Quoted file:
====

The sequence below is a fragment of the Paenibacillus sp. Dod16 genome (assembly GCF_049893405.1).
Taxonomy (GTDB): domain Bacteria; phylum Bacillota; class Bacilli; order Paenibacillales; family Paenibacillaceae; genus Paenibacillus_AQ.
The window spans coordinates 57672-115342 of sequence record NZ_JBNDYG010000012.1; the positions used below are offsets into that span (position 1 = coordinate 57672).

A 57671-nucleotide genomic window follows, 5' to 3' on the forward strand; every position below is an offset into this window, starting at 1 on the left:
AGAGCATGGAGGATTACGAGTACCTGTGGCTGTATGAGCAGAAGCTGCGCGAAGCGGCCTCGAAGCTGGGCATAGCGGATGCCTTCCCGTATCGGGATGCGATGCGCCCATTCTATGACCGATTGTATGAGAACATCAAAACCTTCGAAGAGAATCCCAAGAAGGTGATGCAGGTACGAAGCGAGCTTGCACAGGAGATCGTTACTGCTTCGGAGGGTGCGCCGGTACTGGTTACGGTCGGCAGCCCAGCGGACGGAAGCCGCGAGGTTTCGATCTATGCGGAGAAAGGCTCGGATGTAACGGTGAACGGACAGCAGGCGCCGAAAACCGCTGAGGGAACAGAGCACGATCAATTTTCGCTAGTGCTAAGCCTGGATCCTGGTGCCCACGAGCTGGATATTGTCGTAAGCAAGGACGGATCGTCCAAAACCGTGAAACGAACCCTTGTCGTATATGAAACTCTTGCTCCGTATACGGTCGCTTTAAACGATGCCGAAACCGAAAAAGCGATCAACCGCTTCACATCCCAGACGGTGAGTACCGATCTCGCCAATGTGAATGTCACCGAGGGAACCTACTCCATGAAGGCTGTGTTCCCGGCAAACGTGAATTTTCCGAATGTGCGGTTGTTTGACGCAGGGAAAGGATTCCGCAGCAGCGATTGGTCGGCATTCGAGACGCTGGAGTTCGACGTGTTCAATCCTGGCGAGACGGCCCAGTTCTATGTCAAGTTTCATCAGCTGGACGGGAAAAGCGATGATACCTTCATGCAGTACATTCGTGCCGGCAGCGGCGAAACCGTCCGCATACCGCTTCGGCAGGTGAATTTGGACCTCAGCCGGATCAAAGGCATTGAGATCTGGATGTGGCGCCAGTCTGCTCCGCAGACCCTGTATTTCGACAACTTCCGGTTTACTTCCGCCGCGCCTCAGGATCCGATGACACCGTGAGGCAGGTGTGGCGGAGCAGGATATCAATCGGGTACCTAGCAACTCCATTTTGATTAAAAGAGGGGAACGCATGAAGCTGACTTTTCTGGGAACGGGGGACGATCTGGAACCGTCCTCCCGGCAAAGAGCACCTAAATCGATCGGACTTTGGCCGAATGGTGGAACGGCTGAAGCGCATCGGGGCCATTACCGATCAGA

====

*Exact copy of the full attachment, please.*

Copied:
The sequence below is a fragment of the Paenibacillus sp. Dod16 genome (assembly GCF_049893405.1).
Taxonomy (GTDB): domain Bacteria; phylum Bacillota; class Bacilli; order Paenibacillales; family Paenibacillaceae; genus Paenibacillus_AQ.
The window spans coordinates 57672-115342 of sequence record NZ_JBNDYG010000012.1; the positions used below are offsets into that span (position 1 = coordinate 57672).

A 57671-nucleotide genomic window follows, 5' to 3' on the forward strand; every position below is an offset into this window, starting at 1 on the left:
AGAGCATGGAGGATTACGAGTACCTGTGGCTGTATGAGCAGAAGCTGCGCGAAGCGGCCTCGAAGCTGGGCATAGCGGATGCCTTCCCGTATCGGGATGCGATGCGCCCATTCTATGACCGATTGTATGAGAACATCAAAACCTTCGAAGAGAATCCCAAGAAGGTGATGCAGGTACGAAGCGAGCTTGCACAGGAGATCGTTACTGCTTCGGAGGGTGCGCCGGTACTGGTTACGGTCGGCAGCCCAGCGGACGGAAGCCGCGAGGTTTCGATCTATGCGGAGAAAGGCTCGGATGTAACGGTGAACGGACAGCAGGCGCCGAAAACCGCTGAGGGAACAGAGCACGATCAATTTTCGCTAGTGCTAAGCCTGGATCCTGGTGCCCACGAGCTGGATATTGTCGTAAGCAAGGACGGATCGTCCAAAACCGTGAAACGAACCCTTGTCGTATATGAAACTCTTGCTCCGTATACGGTCGCTTTAAACGATGCCGAAACCGAAAAAGCGATCAACCGCTTCACATCCCAGACGGTGAGTACCGATCTCGCCAATGTGAATGTCACCGAGGGAACCTACTCCATGAAGGCTGTGTTCCCGGCAAACGTGAATTTTCCGAATGTGCGGTTGTTTGACGCAGGGAAAGGATTCCGCAGCAGCGATTGGTCGGCATTCGAGACGCTGGAGTTCGACGTGTTCAATCCTGGCGAGACGGCCCAGTTCTATGTCAAGTTTCATCAGCTGGACGGGAAAAGCGATGATACCTTCATGCAGTACATTCGTGCCGGCAGCGGCGAAACCGTCCGCATACCGCTTCGGCAGGTGAATTTGGACCTCAGCCGGATCAAAGGCATTGAGATCTGGATGTGGCGCCAGTCTGCTCCGCAGACCCTGTATTTCGACAACTTCCGGTTTACTTCCGCCGCGCCTCAGGATCCGATGACACCGTGAGGCAGGTGTGGCGGAGCAGGATATCAATCGGGTACCTAGCAACTCCATTTTGATTAAAAGAGGGGAACGCATGAAGCTGACTTTTCTGGGAACGGGGGACGATCTGGAACCGTCCTCCCGGCAAAGAGCACCTAAATCGATCGGACTTTGGCCGAATGGTGGAACGGCTGAAGCGCATCGGGGCCATTACCGATCAGA